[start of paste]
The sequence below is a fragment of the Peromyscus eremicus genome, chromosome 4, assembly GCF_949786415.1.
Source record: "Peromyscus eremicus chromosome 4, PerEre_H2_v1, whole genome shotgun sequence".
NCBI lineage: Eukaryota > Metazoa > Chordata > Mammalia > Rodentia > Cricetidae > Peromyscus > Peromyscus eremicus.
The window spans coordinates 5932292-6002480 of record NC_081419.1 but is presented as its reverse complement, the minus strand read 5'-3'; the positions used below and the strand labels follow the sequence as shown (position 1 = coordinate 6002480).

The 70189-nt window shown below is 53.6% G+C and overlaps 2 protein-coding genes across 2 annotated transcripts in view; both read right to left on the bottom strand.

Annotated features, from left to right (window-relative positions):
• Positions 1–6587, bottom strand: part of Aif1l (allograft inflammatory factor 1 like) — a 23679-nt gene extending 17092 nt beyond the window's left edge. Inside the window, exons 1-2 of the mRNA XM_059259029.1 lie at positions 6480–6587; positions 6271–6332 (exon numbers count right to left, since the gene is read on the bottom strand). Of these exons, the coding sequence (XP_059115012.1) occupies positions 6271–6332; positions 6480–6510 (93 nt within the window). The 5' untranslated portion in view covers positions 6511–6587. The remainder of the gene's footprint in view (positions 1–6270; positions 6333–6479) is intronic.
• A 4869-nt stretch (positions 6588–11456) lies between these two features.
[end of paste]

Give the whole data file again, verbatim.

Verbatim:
The sequence below is a fragment of the Peromyscus eremicus genome, chromosome 4, assembly GCF_949786415.1.
Source record: "Peromyscus eremicus chromosome 4, PerEre_H2_v1, whole genome shotgun sequence".
NCBI lineage: Eukaryota > Metazoa > Chordata > Mammalia > Rodentia > Cricetidae > Peromyscus > Peromyscus eremicus.
The window spans coordinates 5932292-6002480 of record NC_081419.1 but is presented as its reverse complement, the minus strand read 5'-3'; the positions used below and the strand labels follow the sequence as shown (position 1 = coordinate 6002480).

The 70189-nt window shown below is 53.6% G+C and overlaps 2 protein-coding genes across 2 annotated transcripts in view; both read right to left on the bottom strand.

Annotated features, from left to right (window-relative positions):
• Positions 1–6587, bottom strand: part of Aif1l (allograft inflammatory factor 1 like) — a 23679-nt gene extending 17092 nt beyond the window's left edge. Inside the window, exons 1-2 of the mRNA XM_059259029.1 lie at positions 6480–6587; positions 6271–6332 (exon numbers count right to left, since the gene is read on the bottom strand). Of these exons, the coding sequence (XP_059115012.1) occupies positions 6271–6332; positions 6480–6510 (93 nt within the window). The 5' untranslated portion in view covers positions 6511–6587. The remainder of the gene's footprint in view (positions 1–6270; positions 6333–6479) is intronic.
• A 4869-nt stretch (positions 6588–11456) lies between these two features.